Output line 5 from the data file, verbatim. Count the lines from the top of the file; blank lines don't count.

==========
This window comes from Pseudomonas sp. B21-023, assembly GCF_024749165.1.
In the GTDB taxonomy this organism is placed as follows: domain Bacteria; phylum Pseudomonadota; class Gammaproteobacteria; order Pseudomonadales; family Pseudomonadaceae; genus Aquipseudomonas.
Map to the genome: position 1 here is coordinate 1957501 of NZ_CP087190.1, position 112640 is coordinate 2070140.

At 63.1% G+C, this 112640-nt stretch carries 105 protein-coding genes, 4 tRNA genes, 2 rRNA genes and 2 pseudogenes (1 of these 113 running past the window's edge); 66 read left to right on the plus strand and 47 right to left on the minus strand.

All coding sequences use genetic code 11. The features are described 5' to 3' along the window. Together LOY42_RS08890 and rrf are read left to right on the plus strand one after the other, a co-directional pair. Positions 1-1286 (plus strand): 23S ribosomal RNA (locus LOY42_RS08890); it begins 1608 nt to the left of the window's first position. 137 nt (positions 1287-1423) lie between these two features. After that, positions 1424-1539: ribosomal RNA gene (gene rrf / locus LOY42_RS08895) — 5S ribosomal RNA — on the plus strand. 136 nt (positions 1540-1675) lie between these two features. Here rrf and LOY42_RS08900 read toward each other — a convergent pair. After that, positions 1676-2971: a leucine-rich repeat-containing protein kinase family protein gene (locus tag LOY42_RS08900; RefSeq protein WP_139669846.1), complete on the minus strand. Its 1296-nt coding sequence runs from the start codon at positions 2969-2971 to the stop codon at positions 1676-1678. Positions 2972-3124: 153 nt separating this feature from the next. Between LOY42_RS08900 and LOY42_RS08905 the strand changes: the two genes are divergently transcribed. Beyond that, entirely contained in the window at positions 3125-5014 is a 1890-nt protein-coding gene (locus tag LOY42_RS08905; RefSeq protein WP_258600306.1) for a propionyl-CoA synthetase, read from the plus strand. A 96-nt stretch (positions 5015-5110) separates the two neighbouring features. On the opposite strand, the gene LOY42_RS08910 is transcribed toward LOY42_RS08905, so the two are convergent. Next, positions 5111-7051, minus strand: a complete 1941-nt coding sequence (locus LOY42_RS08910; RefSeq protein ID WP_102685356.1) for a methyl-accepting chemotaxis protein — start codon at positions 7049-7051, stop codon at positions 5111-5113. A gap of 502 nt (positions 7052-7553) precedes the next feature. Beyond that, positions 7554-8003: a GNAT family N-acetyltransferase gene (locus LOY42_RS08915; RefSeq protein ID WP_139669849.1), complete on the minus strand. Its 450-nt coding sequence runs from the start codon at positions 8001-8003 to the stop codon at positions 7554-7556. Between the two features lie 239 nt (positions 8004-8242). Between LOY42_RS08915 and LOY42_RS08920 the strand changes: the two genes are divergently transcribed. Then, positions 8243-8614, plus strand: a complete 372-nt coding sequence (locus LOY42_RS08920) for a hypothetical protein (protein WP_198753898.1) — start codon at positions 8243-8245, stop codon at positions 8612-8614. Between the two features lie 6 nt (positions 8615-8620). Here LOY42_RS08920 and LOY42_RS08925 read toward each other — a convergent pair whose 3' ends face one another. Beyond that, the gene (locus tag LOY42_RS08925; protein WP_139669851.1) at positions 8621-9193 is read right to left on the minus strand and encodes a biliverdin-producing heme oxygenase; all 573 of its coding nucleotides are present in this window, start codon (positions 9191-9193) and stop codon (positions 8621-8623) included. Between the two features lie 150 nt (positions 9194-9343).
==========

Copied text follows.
All coding sequences use genetic code 11. The features are described 5' to 3' along the window. Together LOY42_RS08890 and rrf are read left to right on the plus strand one after the other, a co-directional pair. Positions 1-1286 (plus strand): 23S ribosomal RNA (locus LOY42_RS08890); it begins 1608 nt to the left of the window's first position. 137 nt (positions 1287-1423) lie between these two features. After that, positions 1424-1539: ribosomal RNA gene (gene rrf / locus LOY42_RS08895) — 5S ribosomal RNA — on the plus strand. 136 nt (positions 1540-1675) lie between these two features. Here rrf and LOY42_RS08900 read toward each other — a convergent pair. After that, positions 1676-2971: a leucine-rich repeat-containing protein kinase family protein gene (locus tag LOY42_RS08900; RefSeq protein WP_139669846.1), complete on the minus strand. Its 1296-nt coding sequence runs from the start codon at positions 2969-2971 to the stop codon at positions 1676-1678. Positions 2972-3124: 153 nt separating this feature from the next. Between LOY42_RS08900 and LOY42_RS08905 the strand changes: the two genes are divergently transcribed. Beyond that, entirely contained in the window at positions 3125-5014 is a 1890-nt protein-coding gene (locus tag LOY42_RS08905; RefSeq protein WP_258600306.1) for a propionyl-CoA synthetase, read from the plus strand. A 96-nt stretch (positions 5015-5110) separates the two neighbouring features. On the opposite strand, the gene LOY42_RS08910 is transcribed toward LOY42_RS08905, so the two are convergent. Next, positions 5111-7051, minus strand: a complete 1941-nt coding sequence (locus LOY42_RS08910; RefSeq protein ID WP_102685356.1) for a methyl-accepting chemotaxis protein — start codon at positions 7049-7051, stop codon at positions 5111-5113. A gap of 502 nt (positions 7052-7553) precedes the next feature. Beyond that, positions 7554-8003: a GNAT family N-acetyltransferase gene (locus LOY42_RS08915; RefSeq protein ID WP_139669849.1), complete on the minus strand. Its 450-nt coding sequence runs from the start codon at positions 8001-8003 to the stop codon at positions 7554-7556. Between the two features lie 239 nt (positions 8004-8242). Between LOY42_RS08915 and LOY42_RS08920 the strand changes: the two genes are divergently transcribed. Then, positions 8243-8614, plus strand: a complete 372-nt coding sequence (locus LOY42_RS08920) for a hypothetical protein (protein WP_198753898.1) — start codon at positions 8243-8245, stop codon at positions 8612-8614. Between the two features lie 6 nt (positions 8615-8620). Here LOY42_RS08920 and LOY42_RS08925 read toward each other — a convergent pair whose 3' ends face one another. Beyond that, the gene (locus tag LOY42_RS08925; protein WP_139669851.1) at positions 8621-9193 is read right to left on the minus strand and encodes a biliverdin-producing heme oxygenase; all 573 of its coding nucleotides are present in this window, start codon (positions 9191-9193) and stop codon (positions 8621-8623) included. Between the two features lie 150 nt (positions 9194-9343).